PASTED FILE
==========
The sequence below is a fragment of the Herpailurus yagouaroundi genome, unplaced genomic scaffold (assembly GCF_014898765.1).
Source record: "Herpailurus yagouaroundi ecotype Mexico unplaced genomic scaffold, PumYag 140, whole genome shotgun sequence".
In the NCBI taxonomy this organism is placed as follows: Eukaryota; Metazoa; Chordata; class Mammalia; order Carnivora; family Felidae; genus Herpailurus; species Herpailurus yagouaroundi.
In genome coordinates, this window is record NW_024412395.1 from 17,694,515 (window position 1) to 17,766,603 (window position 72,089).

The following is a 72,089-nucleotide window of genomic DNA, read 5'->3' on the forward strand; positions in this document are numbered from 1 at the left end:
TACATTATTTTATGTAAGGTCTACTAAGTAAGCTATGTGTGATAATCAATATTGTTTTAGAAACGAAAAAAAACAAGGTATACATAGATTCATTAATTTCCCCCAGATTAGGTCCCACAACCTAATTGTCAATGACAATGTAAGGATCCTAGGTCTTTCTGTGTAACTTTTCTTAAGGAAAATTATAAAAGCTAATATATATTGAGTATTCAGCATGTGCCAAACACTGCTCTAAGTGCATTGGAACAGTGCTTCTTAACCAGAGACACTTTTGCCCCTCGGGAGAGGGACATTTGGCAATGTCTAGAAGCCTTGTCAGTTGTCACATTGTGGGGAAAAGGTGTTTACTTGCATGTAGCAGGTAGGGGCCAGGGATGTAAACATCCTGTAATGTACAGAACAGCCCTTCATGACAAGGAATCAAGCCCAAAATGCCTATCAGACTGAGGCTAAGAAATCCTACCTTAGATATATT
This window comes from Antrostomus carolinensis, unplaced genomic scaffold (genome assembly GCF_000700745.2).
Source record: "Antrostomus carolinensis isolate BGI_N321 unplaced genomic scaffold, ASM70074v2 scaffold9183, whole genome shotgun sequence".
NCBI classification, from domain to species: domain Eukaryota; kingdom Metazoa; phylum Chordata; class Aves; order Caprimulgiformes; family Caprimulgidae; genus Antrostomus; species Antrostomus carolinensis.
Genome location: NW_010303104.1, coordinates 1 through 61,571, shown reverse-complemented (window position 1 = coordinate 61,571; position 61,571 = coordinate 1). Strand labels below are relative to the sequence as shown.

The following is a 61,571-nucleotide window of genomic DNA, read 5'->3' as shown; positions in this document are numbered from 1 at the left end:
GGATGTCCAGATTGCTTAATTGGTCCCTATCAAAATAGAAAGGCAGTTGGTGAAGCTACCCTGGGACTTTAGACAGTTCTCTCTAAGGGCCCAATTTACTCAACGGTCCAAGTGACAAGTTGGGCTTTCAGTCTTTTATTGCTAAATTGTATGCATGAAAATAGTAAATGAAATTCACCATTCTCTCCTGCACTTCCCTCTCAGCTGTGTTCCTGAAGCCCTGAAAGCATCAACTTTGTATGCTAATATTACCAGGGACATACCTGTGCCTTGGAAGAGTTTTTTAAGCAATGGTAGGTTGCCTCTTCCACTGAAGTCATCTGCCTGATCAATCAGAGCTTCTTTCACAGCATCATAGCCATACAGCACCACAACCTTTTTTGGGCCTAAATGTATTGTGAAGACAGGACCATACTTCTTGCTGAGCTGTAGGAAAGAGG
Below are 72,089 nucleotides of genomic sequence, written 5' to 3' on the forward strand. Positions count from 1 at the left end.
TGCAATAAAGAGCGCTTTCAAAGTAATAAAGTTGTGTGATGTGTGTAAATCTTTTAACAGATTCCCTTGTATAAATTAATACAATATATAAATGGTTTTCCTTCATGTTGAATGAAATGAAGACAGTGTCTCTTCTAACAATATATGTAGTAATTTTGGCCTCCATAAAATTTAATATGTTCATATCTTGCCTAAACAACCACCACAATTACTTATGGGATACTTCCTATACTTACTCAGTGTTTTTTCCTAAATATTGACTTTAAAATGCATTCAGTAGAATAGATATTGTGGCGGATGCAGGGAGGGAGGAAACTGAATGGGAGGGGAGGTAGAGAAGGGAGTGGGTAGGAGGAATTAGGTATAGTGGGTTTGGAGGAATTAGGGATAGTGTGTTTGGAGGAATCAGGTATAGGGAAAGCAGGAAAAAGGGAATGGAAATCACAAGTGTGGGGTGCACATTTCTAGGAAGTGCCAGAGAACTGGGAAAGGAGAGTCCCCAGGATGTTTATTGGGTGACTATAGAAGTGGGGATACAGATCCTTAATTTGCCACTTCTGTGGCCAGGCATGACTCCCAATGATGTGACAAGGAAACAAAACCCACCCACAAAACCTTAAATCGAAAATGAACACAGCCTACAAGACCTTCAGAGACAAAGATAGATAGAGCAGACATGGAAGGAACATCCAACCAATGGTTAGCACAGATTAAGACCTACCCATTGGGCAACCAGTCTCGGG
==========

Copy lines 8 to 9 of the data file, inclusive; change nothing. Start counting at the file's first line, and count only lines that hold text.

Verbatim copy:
Source record: "Antrostomus carolinensis isolate BGI_N321 unplaced genomic scaffold, ASM70074v2 scaffold9183, whole genome shotgun sequence".
NCBI classification, from domain to species: domain Eukaryota; kingdom Metazoa; phylum Chordata; class Aves; order Caprimulgiformes; family Caprimulgidae; genus Antrostomus; species Antrostomus carolinensis.